Last week I was in Chester to examine a PhD thesis there (congratulations to Dr Ruth Nugent – the third person to complete a PhD in the young and dynamic archaeology department there, under the guidance of Howard Williams). As a side note, Howard’s terrific blog, Archaeodeath, is always full of interesting reflections on the archaeology of death and lots of photos of beautiful north Wales and west Cheshire.
Anyway, Ruth’s PhD was about the significance of touch in the history and archaeology of the dead inside English cathedrals, and her survey included both real bodies (burials, charnel, saints’ relics, etc.) and effigies (primarily as sculptural tomb monuments). One of the things she looked at was the iconoclastic damage done to effigial bodies during the sixteenth-century Reformation and the seventeenth-century Commonwealth. Damage to both bodies and monuments also took place later, of course, but the eighteenth- and nineteenth-century damage was mostly caused by visitors inscribing graffiti or removing souvenirs, i.e. a desire for some sort of material association with the celebrated dead and the great building which presumably they tried to achieve by either inscribing their names into the enduring, physical memorial, or by literally owning a piece of the past.
In the earlier period, however, iconoclasm was of a different nature. While the clinical precision of much early modern iconoclasm suggests that it was motivated by a need to comply with new religious or political directives, some tomb breaking was brutal and violent, suggesting a real emotional outpouring. Ruth Nugent pointed out that some archaeologists of emotion (and I need to put my own hand up here) have tended to focus on emotions around death of a rather sweet kind: grief, love, bereavement, treasured memories, etc. which, while true, are not the whole story. Both the newly-dead and the ancient ancestor can be personally or symbolically the target of great anger, bitterness, hatred and revenge.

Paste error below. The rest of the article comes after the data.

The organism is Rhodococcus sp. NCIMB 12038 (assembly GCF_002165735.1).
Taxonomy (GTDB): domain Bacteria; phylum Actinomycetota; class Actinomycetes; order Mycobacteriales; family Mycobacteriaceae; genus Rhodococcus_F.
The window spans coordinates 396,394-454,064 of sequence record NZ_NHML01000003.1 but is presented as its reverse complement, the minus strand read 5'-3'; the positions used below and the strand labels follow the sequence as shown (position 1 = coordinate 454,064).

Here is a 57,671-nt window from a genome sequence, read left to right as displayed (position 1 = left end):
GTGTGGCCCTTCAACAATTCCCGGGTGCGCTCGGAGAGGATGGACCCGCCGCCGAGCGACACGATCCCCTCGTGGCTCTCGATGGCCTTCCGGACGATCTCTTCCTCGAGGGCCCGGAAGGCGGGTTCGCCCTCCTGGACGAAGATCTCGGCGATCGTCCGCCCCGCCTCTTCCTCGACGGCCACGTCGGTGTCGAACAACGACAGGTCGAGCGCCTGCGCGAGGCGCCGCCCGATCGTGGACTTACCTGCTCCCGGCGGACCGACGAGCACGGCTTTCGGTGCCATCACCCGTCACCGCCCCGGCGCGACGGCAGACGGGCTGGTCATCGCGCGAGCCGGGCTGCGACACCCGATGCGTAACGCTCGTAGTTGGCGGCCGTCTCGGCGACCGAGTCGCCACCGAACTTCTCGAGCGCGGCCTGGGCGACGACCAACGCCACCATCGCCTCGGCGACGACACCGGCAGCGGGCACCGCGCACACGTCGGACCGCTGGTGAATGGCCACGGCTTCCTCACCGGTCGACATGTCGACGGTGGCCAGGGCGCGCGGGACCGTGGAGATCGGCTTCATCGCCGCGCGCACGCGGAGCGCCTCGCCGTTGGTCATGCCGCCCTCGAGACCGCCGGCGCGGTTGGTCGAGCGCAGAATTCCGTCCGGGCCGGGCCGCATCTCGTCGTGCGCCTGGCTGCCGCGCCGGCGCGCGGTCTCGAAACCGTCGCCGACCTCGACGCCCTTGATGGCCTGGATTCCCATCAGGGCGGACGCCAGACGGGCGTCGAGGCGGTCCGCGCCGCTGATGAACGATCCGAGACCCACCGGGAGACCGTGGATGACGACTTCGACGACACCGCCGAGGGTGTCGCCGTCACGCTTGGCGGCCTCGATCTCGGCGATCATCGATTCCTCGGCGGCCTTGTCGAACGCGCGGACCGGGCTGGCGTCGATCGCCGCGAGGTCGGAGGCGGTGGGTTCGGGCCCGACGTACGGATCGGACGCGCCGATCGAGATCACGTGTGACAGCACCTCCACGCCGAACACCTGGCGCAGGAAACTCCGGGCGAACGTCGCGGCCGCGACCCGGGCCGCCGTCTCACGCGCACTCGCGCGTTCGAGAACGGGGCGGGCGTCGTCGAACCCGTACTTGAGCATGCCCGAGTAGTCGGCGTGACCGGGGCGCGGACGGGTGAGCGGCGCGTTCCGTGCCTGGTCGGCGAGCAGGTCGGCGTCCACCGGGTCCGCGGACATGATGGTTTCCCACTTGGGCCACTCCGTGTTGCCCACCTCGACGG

Dr Nugent’s writing about iconoclasm was inspired by an article written by Pamela Graves on the subject of iconoclasm and the body (published in Current Anthropology in 2008) which I immediately found and read. It’s terrific. It makes the points that the parts of the body most frequently targeted by iconoclasts – the head and the hands – were also the places where capital and corporal punishment frequently concentrated (her argument is far more sophisticated than that, and takes in whole areas of late medieval discourse about the body and its parts). Ruth’s PhD and Graves’s article prompted me to reflect on the way that things and simulacra can act as proxy for the body itself. This is clearly important for the purposes of ceremony (and Nigel Llewellyn has written some fabulous analysis of the role of effigial bodies in the context of late medieval and early modern elite funerals). But it is also relevant in the management of emotions where a likeness can stand for a person who is absent.
In the case of dissection and hanging in chains it is not an effigy that stands for a person, but the body itself. However, it is a body without life, awareness or personality. And like the effigy it can do duty as proxy for the living person, not only symbolically but also as the target of real and often extreme emotional responses. Emotions of love, grief and loss might be expressed, and maybe partially alleviated, by touching or even preserving part of the dead body – a lock of hair for example. Anger and hatred might be expressed by desecration. Several eighteenth-century accounts mention throwing stones or even shooting at a gibbeted corpse, as happened to the body of John Spencer, hung in chains near Scrooby in Nottinghamshire.
One of the interesting insights from the project is how blurred is the line between person, thing and body, and how the dead body can be all of those things at the same time. Applying the theory and language of iconoclasm to the treatment of the criminal corpse has the potential to give us another way of reading this most ambiguous of cultural objects.
Professor Sarah Tarlow is Professor of Historical Archaeology at the University of Leicester and PI on the Wellcome-funded research programme ‘Harnessing the Power of the Criminal Corpse’.